As reported on NBC Miami, fast food workers at a variety of leading chain restaurants walked off the job today and were joined by supporters at rallies all across Florida and in hundreds of cities nationwide.
The actions are intended to draw public attention and support for raising the minimum wage to a "living wage" that can help lift the working poor like those in the fast food industry out of poverty and into the mainstream consumer economy.
A living wage is described by the Merriam-Webster Dictionary as:
an amount of money you are paid for a job that is large enough to provide you with the basic things (such as food and shelter) needed to live an acceptable life."
In the 15th Annual Job Gap study for 2013 that was released earlier this week by Orlando-based advocacy organization Organize Now, the minimum wage needed to be considered a living wage in Florida ranges from $16.84 for a single adult to $19.74 for a household of 2 parents and 2 children.
The bad news is that the minimum wage in Florida is currently $7.79. And it doesn't get much better in 2014, increasing only to $7.93.
Fast food workers and other hard-working poor people, like hotel and motel workers, know all too well that a 14-cent hourly pay increase will not solve the problem.
The 2013 Job Gap report zeroes in on just how serious the problem is in the Sunshine State, where so many people are employed in low-wage service industry jobs:
In September, the Orlando Sentinel found that Orlando’s median pay “ranks last among the nation’s 50 biggest metropolitan areas, and it has the largest share of jobs — 37% —paying less than $25,000 a year.” That low pay extends beyond Orlando; the Research Institute on Social & Economic Policy at Florida International University found that, in 2012, 214,000 workers in Florida had incomes at or below minimum wage, representing a 6.68% increase annually since 2002. This represents the second largest total number of workers with earnings at or below the minimum wage in the country."
While many in the general public have the misconception that most fast food workers are teenagers, or that these jobs pay enough to live on if you try hard enough, or that workers' poverty is their own problem or fault; another major study released in October paints a much clearer picture:
- Almost 70-percent of fast-food workers are adults aged 20 and older who are the primary wage-earners for their families. More than 25-percent are parents trying to raise children.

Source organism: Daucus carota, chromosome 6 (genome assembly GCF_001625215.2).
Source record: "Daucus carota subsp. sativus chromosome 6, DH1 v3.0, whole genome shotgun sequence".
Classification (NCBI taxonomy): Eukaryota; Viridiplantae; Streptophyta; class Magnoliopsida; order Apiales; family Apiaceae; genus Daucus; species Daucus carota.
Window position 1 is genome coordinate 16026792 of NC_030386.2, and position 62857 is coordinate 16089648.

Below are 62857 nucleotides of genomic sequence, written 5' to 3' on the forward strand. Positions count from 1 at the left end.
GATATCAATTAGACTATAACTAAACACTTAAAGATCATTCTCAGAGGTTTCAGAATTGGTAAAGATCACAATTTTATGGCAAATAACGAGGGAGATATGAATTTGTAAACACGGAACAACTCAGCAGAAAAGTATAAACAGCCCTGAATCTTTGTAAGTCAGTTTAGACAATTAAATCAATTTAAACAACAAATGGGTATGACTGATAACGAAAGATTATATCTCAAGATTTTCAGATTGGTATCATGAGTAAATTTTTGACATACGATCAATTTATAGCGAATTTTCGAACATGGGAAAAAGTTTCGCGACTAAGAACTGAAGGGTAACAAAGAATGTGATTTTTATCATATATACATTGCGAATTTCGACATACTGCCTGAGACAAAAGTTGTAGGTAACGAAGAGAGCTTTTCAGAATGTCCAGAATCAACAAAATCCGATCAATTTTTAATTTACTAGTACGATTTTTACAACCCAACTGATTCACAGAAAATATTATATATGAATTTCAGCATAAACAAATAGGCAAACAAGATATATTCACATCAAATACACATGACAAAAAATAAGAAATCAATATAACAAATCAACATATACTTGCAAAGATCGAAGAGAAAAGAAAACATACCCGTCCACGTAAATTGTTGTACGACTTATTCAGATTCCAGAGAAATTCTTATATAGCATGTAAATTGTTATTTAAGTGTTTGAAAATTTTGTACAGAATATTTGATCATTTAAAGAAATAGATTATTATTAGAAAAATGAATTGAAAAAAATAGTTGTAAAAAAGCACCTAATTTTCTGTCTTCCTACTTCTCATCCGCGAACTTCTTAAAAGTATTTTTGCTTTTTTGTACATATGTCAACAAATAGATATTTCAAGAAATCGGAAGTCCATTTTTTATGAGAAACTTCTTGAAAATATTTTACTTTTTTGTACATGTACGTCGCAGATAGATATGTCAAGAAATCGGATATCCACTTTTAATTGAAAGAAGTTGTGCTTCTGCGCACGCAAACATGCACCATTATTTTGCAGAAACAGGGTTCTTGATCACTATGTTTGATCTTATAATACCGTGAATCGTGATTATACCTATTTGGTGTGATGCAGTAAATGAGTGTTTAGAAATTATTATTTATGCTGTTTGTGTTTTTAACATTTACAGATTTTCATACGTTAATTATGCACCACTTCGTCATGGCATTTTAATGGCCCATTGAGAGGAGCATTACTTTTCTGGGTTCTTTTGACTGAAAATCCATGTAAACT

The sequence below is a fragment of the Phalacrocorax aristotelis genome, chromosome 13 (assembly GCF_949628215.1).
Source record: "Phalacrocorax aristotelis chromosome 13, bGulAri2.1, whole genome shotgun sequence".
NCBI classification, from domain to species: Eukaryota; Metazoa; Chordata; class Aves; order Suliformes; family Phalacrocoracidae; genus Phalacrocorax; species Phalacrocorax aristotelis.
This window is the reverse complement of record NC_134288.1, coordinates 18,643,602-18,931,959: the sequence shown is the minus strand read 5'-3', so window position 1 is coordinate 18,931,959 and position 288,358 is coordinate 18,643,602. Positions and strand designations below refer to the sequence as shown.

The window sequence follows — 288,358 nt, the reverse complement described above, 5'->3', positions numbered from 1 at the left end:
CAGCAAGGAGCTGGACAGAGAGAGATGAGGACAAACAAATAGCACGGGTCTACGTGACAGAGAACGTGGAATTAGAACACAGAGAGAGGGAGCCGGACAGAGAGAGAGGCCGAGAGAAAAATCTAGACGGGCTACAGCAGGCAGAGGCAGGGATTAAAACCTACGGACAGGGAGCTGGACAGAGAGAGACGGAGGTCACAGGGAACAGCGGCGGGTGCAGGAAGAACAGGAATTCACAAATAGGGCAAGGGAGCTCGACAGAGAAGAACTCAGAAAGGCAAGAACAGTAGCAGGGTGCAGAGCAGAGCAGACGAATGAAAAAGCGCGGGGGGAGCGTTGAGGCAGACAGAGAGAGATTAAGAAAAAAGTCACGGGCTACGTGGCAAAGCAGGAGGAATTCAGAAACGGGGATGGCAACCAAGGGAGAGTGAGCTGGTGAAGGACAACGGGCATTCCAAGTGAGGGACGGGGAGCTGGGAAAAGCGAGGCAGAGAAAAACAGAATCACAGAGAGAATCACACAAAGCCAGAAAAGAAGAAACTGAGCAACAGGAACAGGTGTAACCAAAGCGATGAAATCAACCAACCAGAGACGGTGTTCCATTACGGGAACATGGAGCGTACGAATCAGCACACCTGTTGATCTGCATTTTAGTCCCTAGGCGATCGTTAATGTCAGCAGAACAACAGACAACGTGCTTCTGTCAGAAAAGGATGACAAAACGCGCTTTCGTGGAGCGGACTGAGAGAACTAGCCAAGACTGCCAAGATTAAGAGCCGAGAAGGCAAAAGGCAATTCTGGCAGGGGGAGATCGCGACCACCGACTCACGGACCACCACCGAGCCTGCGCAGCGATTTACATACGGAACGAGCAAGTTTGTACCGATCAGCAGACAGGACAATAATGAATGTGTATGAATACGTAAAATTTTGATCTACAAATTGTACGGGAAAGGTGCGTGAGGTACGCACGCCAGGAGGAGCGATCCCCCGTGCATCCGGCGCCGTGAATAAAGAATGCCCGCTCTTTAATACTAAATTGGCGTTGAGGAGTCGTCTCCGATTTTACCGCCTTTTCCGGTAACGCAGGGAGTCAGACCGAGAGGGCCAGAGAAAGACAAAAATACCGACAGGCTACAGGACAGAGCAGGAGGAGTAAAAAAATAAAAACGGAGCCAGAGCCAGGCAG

- More than half of full-time fast food workers are so poor that they require public assistance to meet their families' basic needs for food, housing/utilities, healthcare and transportation - more than double the rate of any other job sector.
- In Florida the annual cost to taxpayers of the public assistance required for working poor fast food employees and their families is nearly $350 million.
Struggling workers, their families and supporters are hoping and praying that ongoing actions like today's will help get the facts out and sinking in among middle class taxpayers who hold the key to making change, raising questions like these:
- Is it fair or right for fast food workers to be paid too little to live on by corporations making record-breaking billions in profits and paying record-breaking millions to top executives?
- Is it fair or right for middle class taxpayers to have to cover the cost of public assistance for workers forced onto it because they don't get paid a living wage by those corporations?
- Don't conservative claims that "raising the minimum wage to a living wage would be bad for businesses and the economy" sound fishy or false, given the middle class taxpayer relief it would bring, and the shift of working, dependent poor people into self-sufficient consumers and taxpayers who can help boost local and national economies?
- Based on careful consideration and answering of the questions above, are you ready to apply the phone calling and emailing pressure necessary to force legislators in Florida and nationwide to raise the minimum wage to a living wage?
It's the volume of affirmative answers to that last question that will determine how much longer Big Business, conservative politicians and media pundits arguing a largely illogical case for the status quo will continue to hold sway over a nation once known, ironically enough, as "The Land Of Opportunity".